LESSON TWO – Cloud Dreaming

I was teaching a sixth-grade class in Nyack, New York.  It was a gorgeous fall day and I could sense a restless energy emanating from just about every one of the 27 kids in the class.  They were looking longingly out the window, as was I, and thinking about being “free.”

After about my fifth attempt to get their attention, their full attention, I decided to try another tack.  I checked with their teacher for permission (I was a visiting “Poet in the Schools” guest) and she was all for my idea.  I told the kids to bring a pad of paper and a pencil and follow me.  We headed out the door and onto the lawn behind the school building.  I instructed everyone to stretch out on the grass and look up at the sky and do some “Cloud Dreaming.”

I could sense a combination of joy and confusion.  What exactly was cloud dreaming?  I stretched out with them and began to call out things I saw in the clouds.  “I see a dog chasing a rabbit.  I see a feather floating in space.  I see…”  Suddenly one of the kids called out what he saw and then another and then – the class was hooked.  We were seriously in to cloud dreaming.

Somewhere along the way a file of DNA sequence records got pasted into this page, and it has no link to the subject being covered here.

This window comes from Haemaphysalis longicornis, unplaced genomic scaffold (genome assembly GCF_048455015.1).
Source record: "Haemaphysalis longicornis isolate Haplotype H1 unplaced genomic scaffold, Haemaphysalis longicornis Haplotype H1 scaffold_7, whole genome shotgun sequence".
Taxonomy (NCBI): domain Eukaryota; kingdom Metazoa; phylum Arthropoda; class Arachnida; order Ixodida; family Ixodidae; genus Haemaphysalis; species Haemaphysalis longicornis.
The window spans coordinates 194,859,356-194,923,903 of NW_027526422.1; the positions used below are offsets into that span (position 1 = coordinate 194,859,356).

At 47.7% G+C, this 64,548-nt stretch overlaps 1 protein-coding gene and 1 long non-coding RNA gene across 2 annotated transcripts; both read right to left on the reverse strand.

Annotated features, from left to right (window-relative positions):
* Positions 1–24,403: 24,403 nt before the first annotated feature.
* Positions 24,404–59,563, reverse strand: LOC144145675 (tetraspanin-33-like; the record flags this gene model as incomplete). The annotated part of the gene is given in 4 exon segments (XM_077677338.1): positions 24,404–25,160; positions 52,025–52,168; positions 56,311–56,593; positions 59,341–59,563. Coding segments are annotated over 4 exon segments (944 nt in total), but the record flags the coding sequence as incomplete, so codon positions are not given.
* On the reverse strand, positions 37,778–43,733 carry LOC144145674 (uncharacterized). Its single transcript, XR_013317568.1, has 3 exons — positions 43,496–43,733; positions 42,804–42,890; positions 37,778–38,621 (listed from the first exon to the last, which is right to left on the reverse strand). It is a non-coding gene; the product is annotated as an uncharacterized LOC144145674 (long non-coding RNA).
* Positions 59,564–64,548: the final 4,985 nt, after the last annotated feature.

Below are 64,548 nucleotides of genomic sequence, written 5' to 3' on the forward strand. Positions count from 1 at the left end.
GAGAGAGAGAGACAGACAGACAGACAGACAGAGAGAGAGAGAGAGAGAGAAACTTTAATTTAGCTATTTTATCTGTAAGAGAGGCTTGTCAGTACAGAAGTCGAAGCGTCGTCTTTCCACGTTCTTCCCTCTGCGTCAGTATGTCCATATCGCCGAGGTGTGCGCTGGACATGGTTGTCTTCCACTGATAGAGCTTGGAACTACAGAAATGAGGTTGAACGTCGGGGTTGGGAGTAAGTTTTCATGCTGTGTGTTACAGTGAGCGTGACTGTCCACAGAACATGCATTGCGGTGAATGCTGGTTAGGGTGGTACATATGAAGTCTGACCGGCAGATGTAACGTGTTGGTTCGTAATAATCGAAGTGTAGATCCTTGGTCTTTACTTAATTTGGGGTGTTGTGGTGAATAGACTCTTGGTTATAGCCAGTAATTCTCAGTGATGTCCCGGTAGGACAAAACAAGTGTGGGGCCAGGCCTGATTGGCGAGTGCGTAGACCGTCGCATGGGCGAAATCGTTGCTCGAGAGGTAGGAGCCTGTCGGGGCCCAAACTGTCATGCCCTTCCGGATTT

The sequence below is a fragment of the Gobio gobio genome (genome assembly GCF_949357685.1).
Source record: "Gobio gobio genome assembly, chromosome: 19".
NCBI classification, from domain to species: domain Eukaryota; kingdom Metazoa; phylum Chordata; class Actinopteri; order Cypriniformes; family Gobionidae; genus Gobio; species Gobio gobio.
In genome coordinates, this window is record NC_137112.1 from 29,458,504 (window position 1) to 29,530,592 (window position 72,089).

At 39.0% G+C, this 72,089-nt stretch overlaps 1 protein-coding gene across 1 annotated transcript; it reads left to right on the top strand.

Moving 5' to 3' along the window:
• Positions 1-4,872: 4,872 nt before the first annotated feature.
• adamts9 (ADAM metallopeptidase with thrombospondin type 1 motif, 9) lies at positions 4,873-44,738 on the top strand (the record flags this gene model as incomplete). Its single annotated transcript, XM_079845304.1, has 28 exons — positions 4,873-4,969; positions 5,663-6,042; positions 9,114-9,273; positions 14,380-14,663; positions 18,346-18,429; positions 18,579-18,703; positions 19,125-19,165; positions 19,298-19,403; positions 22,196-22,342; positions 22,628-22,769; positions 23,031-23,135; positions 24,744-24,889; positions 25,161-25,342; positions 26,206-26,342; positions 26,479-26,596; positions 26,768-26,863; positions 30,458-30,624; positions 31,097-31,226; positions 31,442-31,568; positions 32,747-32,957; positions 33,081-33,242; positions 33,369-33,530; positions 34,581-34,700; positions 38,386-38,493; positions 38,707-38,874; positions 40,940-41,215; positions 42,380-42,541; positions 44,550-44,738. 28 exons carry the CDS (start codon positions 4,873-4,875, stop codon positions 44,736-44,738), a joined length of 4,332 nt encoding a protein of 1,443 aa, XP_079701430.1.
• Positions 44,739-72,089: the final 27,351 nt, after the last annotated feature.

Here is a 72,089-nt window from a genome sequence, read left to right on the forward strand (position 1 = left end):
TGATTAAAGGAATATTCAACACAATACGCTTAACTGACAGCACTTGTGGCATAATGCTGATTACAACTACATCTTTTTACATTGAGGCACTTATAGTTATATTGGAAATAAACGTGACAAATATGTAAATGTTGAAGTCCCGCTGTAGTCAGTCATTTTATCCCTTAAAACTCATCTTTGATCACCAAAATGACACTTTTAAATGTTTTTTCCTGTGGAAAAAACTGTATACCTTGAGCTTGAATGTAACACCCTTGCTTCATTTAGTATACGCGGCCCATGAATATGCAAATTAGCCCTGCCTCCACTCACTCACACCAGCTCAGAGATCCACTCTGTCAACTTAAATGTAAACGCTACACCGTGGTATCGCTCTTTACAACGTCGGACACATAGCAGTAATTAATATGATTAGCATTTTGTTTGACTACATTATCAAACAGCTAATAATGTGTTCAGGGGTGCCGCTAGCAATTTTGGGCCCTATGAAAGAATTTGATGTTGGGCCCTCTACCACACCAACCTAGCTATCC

I told them to start writing down what they saw.  We spent most of the hour, out there, on that glorious day, watching clouds rearrange themselves, telling us stories, making us dream, giving us the inspiration for poetry.

The next day, when I returned to the classroom, I had a group of kids who were on the edges of their seats, waiting to share what they had written overnight.  Mostly, that first day, there were just a series of impressions, of the visual – now, we had to turn those images, those visions into poems.

I suggested they pick a single image, one that they felt was the most powerful.  I told them to take that image and work to share it so that it would come alive for those of us who had not seen it; by using poetic techniques such as metaphor, simile, line break, alliteration, onomatopoeia, and hyperbole.  Or any combination of those poetic techniques (which we will be exploring together over the next few weeks.)

During the course of that workshop with those amazing students, we produced poems that were filled with passion, emotion, honesty, and inspiration.  There were lines like, “The leaves brushed against the fairy’s cheek as she hid in the shadows.”  “Horses, dozens of them, raced across a jagged ravine, dust flying from their heels, leaving the world in darkness, behind them.”  “The bird nested safely in the branches of a small bush while the wind blew, like a trumpet, all around.”

Looking for inspiration, for that push to write a poem?  Head out on a day when the sky is hosting clouds, look up, and dream…

Leave a Reply